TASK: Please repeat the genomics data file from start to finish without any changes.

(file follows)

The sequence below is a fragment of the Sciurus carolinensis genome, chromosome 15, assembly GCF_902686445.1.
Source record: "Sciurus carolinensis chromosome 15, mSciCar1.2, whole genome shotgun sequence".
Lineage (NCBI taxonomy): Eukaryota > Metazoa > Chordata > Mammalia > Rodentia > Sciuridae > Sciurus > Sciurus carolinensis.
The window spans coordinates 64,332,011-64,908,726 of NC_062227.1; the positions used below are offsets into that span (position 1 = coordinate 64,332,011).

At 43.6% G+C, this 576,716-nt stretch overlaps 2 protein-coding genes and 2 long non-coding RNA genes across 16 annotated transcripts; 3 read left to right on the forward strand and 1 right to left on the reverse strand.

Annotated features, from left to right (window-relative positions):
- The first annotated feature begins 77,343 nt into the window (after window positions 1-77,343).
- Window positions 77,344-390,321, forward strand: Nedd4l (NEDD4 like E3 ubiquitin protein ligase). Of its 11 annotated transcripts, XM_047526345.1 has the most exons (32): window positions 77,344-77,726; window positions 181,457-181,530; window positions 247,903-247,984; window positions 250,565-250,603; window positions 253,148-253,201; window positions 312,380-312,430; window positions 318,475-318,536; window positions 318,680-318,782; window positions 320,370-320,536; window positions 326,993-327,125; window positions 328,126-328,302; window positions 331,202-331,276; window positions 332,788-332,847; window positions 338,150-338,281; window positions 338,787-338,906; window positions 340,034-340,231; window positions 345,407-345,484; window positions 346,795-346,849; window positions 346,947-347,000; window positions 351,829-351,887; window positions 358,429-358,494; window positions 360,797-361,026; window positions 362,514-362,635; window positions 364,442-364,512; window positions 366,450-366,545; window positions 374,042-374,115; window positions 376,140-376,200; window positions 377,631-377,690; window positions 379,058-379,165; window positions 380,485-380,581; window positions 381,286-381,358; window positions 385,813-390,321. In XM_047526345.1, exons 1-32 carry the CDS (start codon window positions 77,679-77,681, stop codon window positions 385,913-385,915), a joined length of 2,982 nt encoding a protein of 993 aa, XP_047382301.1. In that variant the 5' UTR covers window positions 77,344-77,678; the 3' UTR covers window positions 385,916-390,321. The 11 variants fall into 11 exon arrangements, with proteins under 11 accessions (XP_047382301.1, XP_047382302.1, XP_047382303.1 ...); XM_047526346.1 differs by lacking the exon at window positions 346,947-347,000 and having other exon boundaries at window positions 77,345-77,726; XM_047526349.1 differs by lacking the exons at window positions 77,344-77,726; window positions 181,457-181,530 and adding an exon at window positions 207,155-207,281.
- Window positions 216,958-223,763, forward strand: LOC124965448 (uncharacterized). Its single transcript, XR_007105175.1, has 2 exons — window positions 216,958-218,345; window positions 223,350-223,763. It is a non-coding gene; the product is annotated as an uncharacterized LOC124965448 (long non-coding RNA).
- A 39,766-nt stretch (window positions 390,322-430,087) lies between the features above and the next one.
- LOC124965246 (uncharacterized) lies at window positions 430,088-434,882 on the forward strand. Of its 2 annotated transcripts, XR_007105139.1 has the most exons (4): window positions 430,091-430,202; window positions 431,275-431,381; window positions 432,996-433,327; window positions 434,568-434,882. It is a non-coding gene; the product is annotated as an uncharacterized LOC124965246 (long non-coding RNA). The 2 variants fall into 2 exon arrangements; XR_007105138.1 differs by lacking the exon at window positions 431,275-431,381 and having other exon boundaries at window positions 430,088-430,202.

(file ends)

The sequence below is a fragment of the Sciurus carolinensis genome, chromosome 15, assembly GCF_902686445.1.
Source record: "Sciurus carolinensis chromosome 15, mSciCar1.2, whole genome shotgun sequence".
Lineage (NCBI taxonomy): Eukaryota > Metazoa > Chordata > Mammalia > Rodentia > Sciuridae > Sciurus > Sciurus carolinensis.
The window spans coordinates 64,332,011-64,908,726 of NC_062227.1; the positions used below are offsets into that span (position 1 = coordinate 64,332,011).

At 43.6% G+C, this 576,716-nt stretch overlaps 2 protein-coding genes and 2 long non-coding RNA genes across 16 annotated transcripts; 3 read left to right on the forward strand and 1 right to left on the reverse strand.

Annotated features, from left to right (window-relative positions):
- The first annotated feature begins 77,343 nt into the window (after window positions 1-77,343).
- Window positions 77,344-390,321, forward strand: Nedd4l (NEDD4 like E3 ubiquitin protein ligase). Of its 11 annotated transcripts, XM_047526345.1 has the most exons (32): window positions 77,344-77,726; window positions 181,457-181,530; window positions 247,903-247,984; window positions 250,565-250,603; window positions 253,148-253,201; window positions 312,380-312,430; window positions 318,475-318,536; window positions 318,680-318,782; window positions 320,370-320,536; window positions 326,993-327,125; window positions 328,126-328,302; window positions 331,202-331,276; window positions 332,788-332,847; window positions 338,150-338,281; window positions 338,787-338,906; window positions 340,034-340,231; window positions 345,407-345,484; window positions 346,795-346,849; window positions 346,947-347,000; window positions 351,829-351,887; window positions 358,429-358,494; window positions 360,797-361,026; window positions 362,514-362,635; window positions 364,442-364,512; window positions 366,450-366,545; window positions 374,042-374,115; window positions 376,140-376,200; window positions 377,631-377,690; window positions 379,058-379,165; window positions 380,485-380,581; window positions 381,286-381,358; window positions 385,813-390,321. In XM_047526345.1, exons 1-32 carry the CDS (start codon window positions 77,679-77,681, stop codon window positions 385,913-385,915), a joined length of 2,982 nt encoding a protein of 993 aa, XP_047382301.1. In that variant the 5' UTR covers window positions 77,344-77,678; the 3' UTR covers window positions 385,916-390,321. The 11 variants fall into 11 exon arrangements, with proteins under 11 accessions (XP_047382301.1, XP_047382302.1, XP_047382303.1 ...); XM_047526346.1 differs by lacking the exon at window positions 346,947-347,000 and having other exon boundaries at window positions 77,345-77,726; XM_047526349.1 differs by lacking the exons at window positions 77,344-77,726; window positions 181,457-181,530 and adding an exon at window positions 207,155-207,281.
- Window positions 216,958-223,763, forward strand: LOC124965448 (uncharacterized). Its single transcript, XR_007105175.1, has 2 exons — window positions 216,958-218,345; window positions 223,350-223,763. It is a non-coding gene; the product is annotated as an uncharacterized LOC124965448 (long non-coding RNA).
- A 39,766-nt stretch (window positions 390,322-430,087) lies between the features above and the next one.
- LOC124965246 (uncharacterized) lies at window positions 430,088-434,882 on the forward strand. Of its 2 annotated transcripts, XR_007105139.1 has the most exons (4): window positions 430,091-430,202; window positions 431,275-431,381; window positions 432,996-433,327; window positions 434,568-434,882. It is a non-coding gene; the product is annotated as an uncharacterized LOC124965246 (long non-coding RNA). The 2 variants fall into 2 exon arrangements; XR_007105138.1 differs by lacking the exon at window positions 431,275-431,381 and having other exon boundaries at window positions 430,088-430,202.